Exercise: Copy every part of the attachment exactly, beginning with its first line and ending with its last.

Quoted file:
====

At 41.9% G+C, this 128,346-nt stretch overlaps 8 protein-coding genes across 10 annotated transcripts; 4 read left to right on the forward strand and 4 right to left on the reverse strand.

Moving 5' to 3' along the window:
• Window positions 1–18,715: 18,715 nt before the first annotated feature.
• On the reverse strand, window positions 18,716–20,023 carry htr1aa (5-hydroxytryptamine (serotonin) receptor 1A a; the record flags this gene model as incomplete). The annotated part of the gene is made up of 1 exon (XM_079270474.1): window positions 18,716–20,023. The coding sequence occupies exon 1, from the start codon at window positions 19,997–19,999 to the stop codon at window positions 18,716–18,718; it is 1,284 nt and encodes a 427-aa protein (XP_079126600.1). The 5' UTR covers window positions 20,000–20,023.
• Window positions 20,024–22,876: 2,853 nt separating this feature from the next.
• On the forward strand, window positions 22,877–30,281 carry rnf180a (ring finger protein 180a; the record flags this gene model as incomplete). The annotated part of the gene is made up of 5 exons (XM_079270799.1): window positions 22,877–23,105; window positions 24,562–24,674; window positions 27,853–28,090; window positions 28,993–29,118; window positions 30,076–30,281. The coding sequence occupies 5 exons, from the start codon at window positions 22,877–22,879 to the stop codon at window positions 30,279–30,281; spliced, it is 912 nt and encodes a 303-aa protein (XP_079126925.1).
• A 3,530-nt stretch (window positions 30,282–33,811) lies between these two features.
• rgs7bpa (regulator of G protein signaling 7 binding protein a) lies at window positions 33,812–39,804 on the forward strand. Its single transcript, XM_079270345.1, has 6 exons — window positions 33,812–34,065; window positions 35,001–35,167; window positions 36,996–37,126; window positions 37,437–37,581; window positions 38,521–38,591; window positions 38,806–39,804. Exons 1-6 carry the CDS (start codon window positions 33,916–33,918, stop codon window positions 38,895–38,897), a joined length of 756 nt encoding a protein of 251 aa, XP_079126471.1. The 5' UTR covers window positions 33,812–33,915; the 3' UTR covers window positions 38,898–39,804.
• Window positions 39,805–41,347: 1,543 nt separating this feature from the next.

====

At 41.9% G+C, this 128,346-nt stretch overlaps 8 protein-coding genes across 10 annotated transcripts; 4 read left to right on the forward strand and 4 right to left on the reverse strand.

Moving 5' to 3' along the window:
• Window positions 1–18,715: 18,715 nt before the first annotated feature.
• On the reverse strand, window positions 18,716–20,023 carry htr1aa (5-hydroxytryptamine (serotonin) receptor 1A a; the record flags this gene model as incomplete). The annotated part of the gene is made up of 1 exon (XM_079270474.1): window positions 18,716–20,023. The coding sequence occupies exon 1, from the start codon at window positions 19,997–19,999 to the stop codon at window positions 18,716–18,718; it is 1,284 nt and encodes a 427-aa protein (XP_079126600.1). The 5' UTR covers window positions 20,000–20,023.
• Window positions 20,024–22,876: 2,853 nt separating this feature from the next.
• On the forward strand, window positions 22,877–30,281 carry rnf180a (ring finger protein 180a; the record flags this gene model as incomplete). The annotated part of the gene is made up of 5 exons (XM_079270799.1): window positions 22,877–23,105; window positions 24,562–24,674; window positions 27,853–28,090; window positions 28,993–29,118; window positions 30,076–30,281. The coding sequence occupies 5 exons, from the start codon at window positions 22,877–22,879 to the stop codon at window positions 30,279–30,281; spliced, it is 912 nt and encodes a 303-aa protein (XP_079126925.1).
• A 3,530-nt stretch (window positions 30,282–33,811) lies between these two features.
• rgs7bpa (regulator of G protein signaling 7 binding protein a) lies at window positions 33,812–39,804 on the forward strand. Its single transcript, XM_079270345.1, has 6 exons — window positions 33,812–34,065; window positions 35,001–35,167; window positions 36,996–37,126; window positions 37,437–37,581; window positions 38,521–38,591; window positions 38,806–39,804. Exons 1-6 carry the CDS (start codon window positions 33,916–33,918, stop codon window positions 38,895–38,897), a joined length of 756 nt encoding a protein of 251 aa, XP_079126471.1. The 5' UTR covers window positions 33,812–33,915; the 3' UTR covers window positions 38,898–39,804.
• Window positions 39,805–41,347: 1,543 nt separating this feature from the next.